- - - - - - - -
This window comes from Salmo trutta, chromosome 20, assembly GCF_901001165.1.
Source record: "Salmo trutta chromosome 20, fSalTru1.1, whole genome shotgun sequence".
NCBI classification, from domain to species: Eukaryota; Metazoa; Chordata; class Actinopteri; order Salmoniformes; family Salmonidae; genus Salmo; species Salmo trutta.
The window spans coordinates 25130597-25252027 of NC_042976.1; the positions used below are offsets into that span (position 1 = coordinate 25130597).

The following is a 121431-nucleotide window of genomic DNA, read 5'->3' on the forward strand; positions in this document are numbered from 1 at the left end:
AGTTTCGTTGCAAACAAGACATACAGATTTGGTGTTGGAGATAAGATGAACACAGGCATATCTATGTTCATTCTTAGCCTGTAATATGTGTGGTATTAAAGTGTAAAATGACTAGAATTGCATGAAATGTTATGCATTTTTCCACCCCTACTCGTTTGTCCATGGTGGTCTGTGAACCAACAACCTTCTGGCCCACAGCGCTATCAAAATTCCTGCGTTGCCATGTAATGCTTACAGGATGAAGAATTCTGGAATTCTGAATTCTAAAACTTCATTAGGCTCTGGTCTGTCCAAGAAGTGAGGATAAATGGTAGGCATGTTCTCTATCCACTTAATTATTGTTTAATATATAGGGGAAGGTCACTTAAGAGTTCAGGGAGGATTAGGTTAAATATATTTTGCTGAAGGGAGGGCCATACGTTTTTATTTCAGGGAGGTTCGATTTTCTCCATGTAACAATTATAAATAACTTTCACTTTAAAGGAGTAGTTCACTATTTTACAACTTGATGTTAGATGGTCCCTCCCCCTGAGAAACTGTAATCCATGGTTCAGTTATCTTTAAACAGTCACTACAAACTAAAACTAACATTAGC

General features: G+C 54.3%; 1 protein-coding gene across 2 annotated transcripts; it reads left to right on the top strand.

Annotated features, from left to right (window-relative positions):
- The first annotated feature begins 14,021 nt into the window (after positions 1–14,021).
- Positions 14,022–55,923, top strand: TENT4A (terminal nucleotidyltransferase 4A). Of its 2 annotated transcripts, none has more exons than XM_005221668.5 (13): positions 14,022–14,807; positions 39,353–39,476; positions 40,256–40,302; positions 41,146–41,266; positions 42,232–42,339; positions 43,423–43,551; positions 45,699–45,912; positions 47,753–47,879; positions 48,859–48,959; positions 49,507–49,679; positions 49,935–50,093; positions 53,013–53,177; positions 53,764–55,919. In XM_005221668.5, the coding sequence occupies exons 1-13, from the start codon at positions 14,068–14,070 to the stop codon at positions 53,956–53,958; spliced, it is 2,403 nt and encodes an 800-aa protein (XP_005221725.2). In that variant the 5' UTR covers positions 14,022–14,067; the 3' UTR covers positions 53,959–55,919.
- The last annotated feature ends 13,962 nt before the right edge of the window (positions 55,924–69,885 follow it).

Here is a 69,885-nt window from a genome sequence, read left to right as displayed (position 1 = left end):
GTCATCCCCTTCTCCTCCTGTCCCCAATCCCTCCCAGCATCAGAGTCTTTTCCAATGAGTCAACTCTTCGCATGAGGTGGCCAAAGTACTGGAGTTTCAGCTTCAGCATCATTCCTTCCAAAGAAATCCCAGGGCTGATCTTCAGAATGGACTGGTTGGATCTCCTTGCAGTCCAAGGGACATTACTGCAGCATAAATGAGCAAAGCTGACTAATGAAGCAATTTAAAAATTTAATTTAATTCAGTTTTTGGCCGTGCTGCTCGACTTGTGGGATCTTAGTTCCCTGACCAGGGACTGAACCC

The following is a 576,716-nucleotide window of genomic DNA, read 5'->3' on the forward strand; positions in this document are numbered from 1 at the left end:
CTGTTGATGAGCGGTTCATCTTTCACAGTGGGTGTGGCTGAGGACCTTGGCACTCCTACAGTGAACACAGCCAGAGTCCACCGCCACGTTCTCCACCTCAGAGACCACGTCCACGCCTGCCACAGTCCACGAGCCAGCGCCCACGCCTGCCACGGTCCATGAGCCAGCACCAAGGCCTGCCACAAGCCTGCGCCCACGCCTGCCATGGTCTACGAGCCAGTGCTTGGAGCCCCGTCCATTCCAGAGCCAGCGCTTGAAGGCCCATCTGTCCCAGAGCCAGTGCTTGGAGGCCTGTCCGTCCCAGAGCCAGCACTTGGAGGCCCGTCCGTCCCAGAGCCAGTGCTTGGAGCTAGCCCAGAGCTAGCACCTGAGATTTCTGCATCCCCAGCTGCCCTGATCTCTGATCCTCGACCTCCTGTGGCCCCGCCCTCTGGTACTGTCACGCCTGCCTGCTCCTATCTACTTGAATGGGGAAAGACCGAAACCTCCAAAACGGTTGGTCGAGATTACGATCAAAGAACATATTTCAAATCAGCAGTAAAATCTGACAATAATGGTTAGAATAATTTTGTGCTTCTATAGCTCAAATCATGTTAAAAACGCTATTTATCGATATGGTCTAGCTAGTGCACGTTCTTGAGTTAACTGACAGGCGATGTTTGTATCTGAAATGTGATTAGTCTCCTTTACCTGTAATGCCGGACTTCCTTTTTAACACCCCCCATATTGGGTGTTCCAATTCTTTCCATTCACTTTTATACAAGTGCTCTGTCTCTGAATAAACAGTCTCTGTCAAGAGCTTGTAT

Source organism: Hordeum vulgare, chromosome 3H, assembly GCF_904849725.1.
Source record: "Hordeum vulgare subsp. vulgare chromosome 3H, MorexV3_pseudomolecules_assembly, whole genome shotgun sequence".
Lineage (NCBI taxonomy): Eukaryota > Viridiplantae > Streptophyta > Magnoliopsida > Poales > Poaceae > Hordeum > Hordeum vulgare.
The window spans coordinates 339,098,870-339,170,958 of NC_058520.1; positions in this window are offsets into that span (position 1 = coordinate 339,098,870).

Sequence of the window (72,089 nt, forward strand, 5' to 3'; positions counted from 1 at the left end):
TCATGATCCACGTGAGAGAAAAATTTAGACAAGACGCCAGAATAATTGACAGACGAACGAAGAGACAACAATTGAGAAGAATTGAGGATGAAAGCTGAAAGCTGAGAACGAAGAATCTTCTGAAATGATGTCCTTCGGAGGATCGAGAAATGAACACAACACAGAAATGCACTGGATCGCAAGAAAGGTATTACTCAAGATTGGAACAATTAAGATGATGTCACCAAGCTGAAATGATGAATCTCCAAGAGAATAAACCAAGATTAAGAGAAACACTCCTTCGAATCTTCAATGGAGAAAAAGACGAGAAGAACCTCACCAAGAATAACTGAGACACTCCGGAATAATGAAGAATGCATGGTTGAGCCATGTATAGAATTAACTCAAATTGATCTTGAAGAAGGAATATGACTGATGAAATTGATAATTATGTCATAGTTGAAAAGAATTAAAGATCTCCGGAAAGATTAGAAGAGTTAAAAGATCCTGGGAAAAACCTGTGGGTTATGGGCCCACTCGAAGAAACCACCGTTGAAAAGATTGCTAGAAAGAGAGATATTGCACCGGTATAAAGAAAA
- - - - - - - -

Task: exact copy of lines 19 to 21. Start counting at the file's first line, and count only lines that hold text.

The window spans coordinates 339,098,870-339,170,958 of NC_058520.1; positions in this window are offsets into that span (position 1 = coordinate 339,098,870).

Sequence of the window (72,089 nt, forward strand, 5' to 3'; positions counted from 1 at the left end):
TCATGATCCACGTGAGAGAAAAATTTAGACAAGACGCCAGAATAATTGACAGACGAACGAAGAGACAACAATTGAGAAGAATTGAGGATGAAAGCTGAAAGCTGAGAACGAAGAATCTTCTGAAATGATGTCCTTCGGAGGATCGAGAAATGAACACAACACAGAAATGCACTGGATCGCAAGAAAGGTATTACTCAAGATTGGAACAATTAAGATGATGTCACCAAGCTGAAATGATGAATCTCCAAGAGAATAAACCAAGATTAAGAGAAACACTCCTTCGAATCTTCAATGGAGAAAAAGACGAGAAGAACCTCACCAAGAATAACTGAGACACTCCGGAATAATGAAGAATGCATGGTTGAGCCATGTATAGAATTAACTCAAATTGATCTTGAAGAAGGAATATGACTGATGAAATTGATAATTATGTCATAGTTGAAAAGAATTAAAGATCTCCGGAAAGATTAGAAGAGTTAAAAGATCCTGGGAAAAACCTGTGGGTTATGGGCCCACTCGAAGAAACCACCGTTGAAAAGATTGCTAGAAAGAGAGATATTGCACCGGTATAAAGAAAA